Question: I have read, and reread, your excellent column this past spring about Medicare supplemental insurance for those over 65. The different twist to my problem, however, may make it a little bit out of the ordinary but still applicable, I believe, to many others in my position.
My situation is this: My wife and I are both 66, both in good health and both with Medicare, Parts A and B, and a good major-medical supplemental group policy (John Hancock) carried over from my former employer. The only problem is that each of us has a lifetime cap of $250,000. Since I am told this is inadequate, I've been searching for something to fill in this potential gap.
The only policy I've found that seems to fill the bill is a "catastrophic protection"-type policy, whereby I would choose a deduction of something like $5,000 to $15,000 and they pay the remainder. This appeals to me because I would be paying for insurance only for those illnesses that I couldn't handle out of my income, savings or the other group-insurance policy. This company informs me, however, that they are not licensed to issue this kind of policy in California.
I have since contacted several other companies to express my need and interest, and all reply with a standard supplemental plan that covers a lot of up-front costs, which I consider minor compared to the relatively uncovered cost of a major operation.
In effect, I am seeking a policy that will, in conjunction with Medicare and my John Hancock major-medical policy, protect me from an economically catastrophic illness; but instead, all the companies are offering me policies that ignore the existence of my John Hancock policy.--S.C.J.
Answer: It's one of those persistent, nagging worries for retirees, but in the opinion of Jules Klowden, the retired insurance man who for the past several years has served as the Medicare supplemental insurance expert for Senior World of California, it is generally a paper tiger. Although, admittedly, a few conditions apply, primarily: The fear of catastrophic medical expenses is generally a paper tiger if the supplemental-insurance policy that covers the normal gap between what Medicare will pay and the actual costs is a good one.
"Essentially," Klowden adds, "a good supplemental policy will cover almost everything that Medicare doesn't--regardless of the cost. The big 'if' here, though, is the question of whether the doctor or doctors involved will accept assignment--whether they will absorb, that is, any of the overage that Medicare doesn't allow.
"But, even so, some companies today are already writing supplemental insurance that covers 100% of the actual costs--although the premiums, of course, are high."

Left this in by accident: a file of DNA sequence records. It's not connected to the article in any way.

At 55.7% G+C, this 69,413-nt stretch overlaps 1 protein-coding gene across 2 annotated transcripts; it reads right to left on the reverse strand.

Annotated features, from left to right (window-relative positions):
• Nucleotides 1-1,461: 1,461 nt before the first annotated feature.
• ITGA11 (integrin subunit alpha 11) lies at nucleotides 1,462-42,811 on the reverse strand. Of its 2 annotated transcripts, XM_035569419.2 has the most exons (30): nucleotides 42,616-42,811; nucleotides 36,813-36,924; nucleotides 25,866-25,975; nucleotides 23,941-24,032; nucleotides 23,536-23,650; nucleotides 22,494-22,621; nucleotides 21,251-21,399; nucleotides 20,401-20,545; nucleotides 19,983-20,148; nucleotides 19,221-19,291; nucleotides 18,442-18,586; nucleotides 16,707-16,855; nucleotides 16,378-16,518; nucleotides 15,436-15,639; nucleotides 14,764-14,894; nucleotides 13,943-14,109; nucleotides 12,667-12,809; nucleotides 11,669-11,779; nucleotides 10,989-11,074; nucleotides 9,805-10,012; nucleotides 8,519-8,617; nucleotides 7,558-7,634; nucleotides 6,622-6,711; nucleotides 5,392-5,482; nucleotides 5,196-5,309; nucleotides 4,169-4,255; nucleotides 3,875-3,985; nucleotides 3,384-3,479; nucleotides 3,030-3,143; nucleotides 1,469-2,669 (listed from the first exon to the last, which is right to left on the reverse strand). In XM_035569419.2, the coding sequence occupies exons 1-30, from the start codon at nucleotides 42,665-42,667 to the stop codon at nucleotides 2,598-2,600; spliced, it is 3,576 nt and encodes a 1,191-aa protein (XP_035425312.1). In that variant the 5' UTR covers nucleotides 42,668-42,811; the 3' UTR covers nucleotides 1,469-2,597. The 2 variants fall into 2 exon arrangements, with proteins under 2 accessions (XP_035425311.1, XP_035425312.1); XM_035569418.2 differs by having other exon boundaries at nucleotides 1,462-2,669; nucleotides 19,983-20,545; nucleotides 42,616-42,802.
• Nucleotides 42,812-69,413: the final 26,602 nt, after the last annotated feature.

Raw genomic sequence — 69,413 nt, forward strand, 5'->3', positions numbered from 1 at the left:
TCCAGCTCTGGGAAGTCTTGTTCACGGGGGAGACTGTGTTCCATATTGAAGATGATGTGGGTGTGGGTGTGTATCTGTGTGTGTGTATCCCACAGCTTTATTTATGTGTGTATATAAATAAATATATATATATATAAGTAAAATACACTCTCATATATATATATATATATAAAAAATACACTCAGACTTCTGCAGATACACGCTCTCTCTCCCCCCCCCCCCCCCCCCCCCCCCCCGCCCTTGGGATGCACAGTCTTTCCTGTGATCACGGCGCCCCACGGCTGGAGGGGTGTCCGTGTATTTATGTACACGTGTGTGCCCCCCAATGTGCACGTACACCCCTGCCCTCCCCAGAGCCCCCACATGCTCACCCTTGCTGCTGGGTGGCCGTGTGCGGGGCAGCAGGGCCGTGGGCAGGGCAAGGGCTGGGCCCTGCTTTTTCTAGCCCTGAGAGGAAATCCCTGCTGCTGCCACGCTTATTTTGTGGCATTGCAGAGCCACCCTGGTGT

The big question, as always, is whether the supplemental Medicare policy you have is a good one. Klowden isn't familiar with the John Hancock policy that you inherited from your employer. It's a good name in the insurance business, of course, but he also makes the point that while an employer may provide excellent group coverage for employees as long as they are on the job, some of them drop the ball in providing for their retirees.
And he cites the instance of one large Southern California employer that provides a Medicare group supplemental policy for its retirees that is, charitably, for the birds.
"In the first place, the retirees pay 100% of the premiums, there's a $50 deductible for hospital visits, it pays only 80% of the balance, provides nothing for the doctor's services and has a total lifetime cap on the benefits of only $5,000--which is nothing. You can use it up with one hospital visit."
But, in terms of "catastrophic" coverage, Klowden adds, it should be mentioned that when a Medicare supplement policy stipulates a "cap"--in the case you cite, $250,000--this refers to the company's actual out-of-pocket expenses over and above what Medicare covers. And, if you assume that Medicare will cover roughly 80% of the total costs, then any medical problem entailing costs in excess of the company's additional $250,000 coverage would make the adjective "catastrophic" seem almost mild.
Admittedly, though, there's another big caveat in Klowden's downplaying of the impact of a "catastrophic" medical problem: All bets are off if your definition of a catastrophic medical expense involves long-term custodial care as opposed to a grievous need for surgery, a lingering recovery or to some calamitous and terminal disease.
"It's the one really big gap in Medicare," he adds, "because it simply doesn't recognize long-term custodial care, and, unfortunately, that's where you have to lump something like Alzheimer's disease because it is all custodial and can, literally, go on for years."
Interestingly, however, Klowden says: "Some of the major insurance carriers, which haven't been involved in supplemental medical coverage in the past, now indicate that they are getting ready to move into the field of long-term care."
As far as catastrophic coverage is concerned, exclusive of long-term custodial care, "I can't really see it, on the whole, and much of it that is being offered is really foolish. Although I would have to look over this man's John Hancock policy in detail to be sure, it sounds to me as if the $250,000 cap that he has should be adequate.
"I would urge anyone facing the prospect of really enormous medical and hospital costs--even though he may have an excellent supplemental policy--to inquire of his doctor, early in the game, if he will 'take assignment.' "